One of the primary objectives of the new EU regulations is to better protect public health.Â Patient access to information is enhanced.Â The addition of UDI and vigilance reporting to the European database systems will help make essential device information and user experience data more readily available.Â UDI information will improve recall and field safety corrective action effectiveness.Â Additional labeling requirements will better inform the end user.Â One drawback is that due to the tightened clinical requirements, patients may experience a longer delay in access to new medical devices and technologies.Â However, more robust regulatoryÂ controls with the intent to improve overall patient safety should outweigh this risk.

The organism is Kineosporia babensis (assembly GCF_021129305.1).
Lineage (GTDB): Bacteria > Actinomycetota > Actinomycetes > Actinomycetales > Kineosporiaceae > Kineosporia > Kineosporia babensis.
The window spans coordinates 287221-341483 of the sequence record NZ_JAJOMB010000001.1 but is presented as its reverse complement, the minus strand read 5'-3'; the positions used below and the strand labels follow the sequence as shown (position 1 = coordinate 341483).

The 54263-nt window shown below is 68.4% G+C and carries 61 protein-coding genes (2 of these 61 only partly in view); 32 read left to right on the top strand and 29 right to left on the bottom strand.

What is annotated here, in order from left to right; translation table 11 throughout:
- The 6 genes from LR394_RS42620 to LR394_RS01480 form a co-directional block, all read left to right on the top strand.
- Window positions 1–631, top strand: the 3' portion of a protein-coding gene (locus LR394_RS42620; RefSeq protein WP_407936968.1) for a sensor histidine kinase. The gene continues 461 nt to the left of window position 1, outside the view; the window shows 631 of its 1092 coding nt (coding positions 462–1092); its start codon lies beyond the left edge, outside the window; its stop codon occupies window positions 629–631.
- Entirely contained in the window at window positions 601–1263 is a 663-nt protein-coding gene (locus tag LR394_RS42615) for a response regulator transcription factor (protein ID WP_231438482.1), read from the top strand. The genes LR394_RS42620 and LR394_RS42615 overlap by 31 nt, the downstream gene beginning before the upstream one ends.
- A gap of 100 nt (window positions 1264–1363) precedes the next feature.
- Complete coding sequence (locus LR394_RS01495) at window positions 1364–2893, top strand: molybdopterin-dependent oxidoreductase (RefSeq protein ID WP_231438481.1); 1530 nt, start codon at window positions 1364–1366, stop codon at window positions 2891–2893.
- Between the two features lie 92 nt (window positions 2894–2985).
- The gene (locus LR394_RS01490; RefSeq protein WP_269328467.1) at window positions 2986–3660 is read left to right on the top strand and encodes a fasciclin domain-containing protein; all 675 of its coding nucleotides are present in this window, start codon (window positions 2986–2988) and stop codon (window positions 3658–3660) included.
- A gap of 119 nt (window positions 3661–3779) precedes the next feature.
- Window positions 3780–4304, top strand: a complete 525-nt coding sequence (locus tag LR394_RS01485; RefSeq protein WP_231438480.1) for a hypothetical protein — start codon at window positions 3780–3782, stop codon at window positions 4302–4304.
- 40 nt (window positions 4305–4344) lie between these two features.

The changes the new regulations bring to the European medical device community and vast.Â Although the new regulations will not go into effect until three years after formal publication in the Official Journal of the European Union (OJEU), it is important to begin preparing now for implementation.